Despite the massive burden of fuel costs, many operators fail to adopt straightforward measures to reduce this expenditure – a cost straight off that organisation’s bottom line.
A recent survey of FTA’s van operating members revealed that almost half didn’t measure fuel consumption across their van fleets, only a quarter planned their routes, and a third didn’t train their drivers in fuel-efficient driving techniques.
So what can operators do to improve their performance?
The overwhelming response from respondents was around the application of a number of common sense measures.
The starting point must be to establish the current fuel economies within the fleet and with most respondents using fuel card and bunkering systems to buy their fuel this should be a relatively uncomplicated task. Simply comparing the figures across similar vehicles and fleets can quickly highlight areas for attention.
Driver training is seen as having a positive effect on fuel spend, although a degree of variability is noted with some drivers seeming to respond better – possibly because they were starting from a lower standard – and there is often a tail-off in improvement over the following few months.
How can that tail-off be controlled? The consensus is that continued measurement of driver performance is vital. Clearly telematics has a role to play, as has simple fuel economy calculations, but the key is to ensure drivers are aware of the impact of their driving habits.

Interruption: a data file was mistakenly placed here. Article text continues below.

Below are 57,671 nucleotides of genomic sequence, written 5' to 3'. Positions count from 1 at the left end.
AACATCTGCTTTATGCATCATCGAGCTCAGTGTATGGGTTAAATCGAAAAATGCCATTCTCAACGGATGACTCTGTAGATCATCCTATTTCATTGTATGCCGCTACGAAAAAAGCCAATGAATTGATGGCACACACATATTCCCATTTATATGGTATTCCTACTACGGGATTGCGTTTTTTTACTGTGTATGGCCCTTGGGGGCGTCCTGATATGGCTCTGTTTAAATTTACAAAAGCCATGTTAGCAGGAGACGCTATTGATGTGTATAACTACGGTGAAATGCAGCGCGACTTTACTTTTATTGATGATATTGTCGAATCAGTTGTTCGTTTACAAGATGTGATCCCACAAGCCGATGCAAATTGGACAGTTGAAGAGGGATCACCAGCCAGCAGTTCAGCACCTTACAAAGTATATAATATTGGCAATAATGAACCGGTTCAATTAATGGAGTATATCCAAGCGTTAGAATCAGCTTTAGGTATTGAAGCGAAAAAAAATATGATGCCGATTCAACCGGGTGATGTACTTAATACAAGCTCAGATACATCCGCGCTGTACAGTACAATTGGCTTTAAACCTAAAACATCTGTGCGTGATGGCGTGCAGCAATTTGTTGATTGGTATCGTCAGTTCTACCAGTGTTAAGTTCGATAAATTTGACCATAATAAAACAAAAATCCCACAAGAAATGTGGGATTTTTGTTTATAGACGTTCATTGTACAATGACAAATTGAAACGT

A league table of driver performance is cited by many operators as being successful in ensuring drivers continue to use the skills gained during efficiency training. Peer pressure provides a strong incentive.
Technology also has a strong role to play in controlling fuel spend. One major fleet operator has realised more than 10% savings simply by investing in off-the-shelf sat-navs and instructing drivers to plan their routes and to use the built-in fuel price function to identify the cheapest fuel within three miles when they need to fill-up.
The use of speed limiters was also seen as vital. Aside from the legal issues, a van travelling at 80mph can use 25% more fuel than at 70mph. Almost two-thirds of respondents regularly use speed limiters on their vans and recognise their use as being one of their most effective fuel saving measures.
There also seems to be a developing trend towards the adoption of rev limiters (or rev control by ECU remapping) with several operators reporting successful trials. This option appears to be gaining a particular foothold with operators in the utilities and civil engineering sectors where a good proportion of their work is in an urban environment.
The ‘best practice’ message from respondents was that there isn’t a silver bullet to reduce fuel spend. It was the combination of a range of measures which produced real results.
The ability to measure and compare data is a must. Telematics, fleet management systems, fuel card data and spreadsheet calculations all have their role to play.
Driver training will help establish a level playing field across the business.
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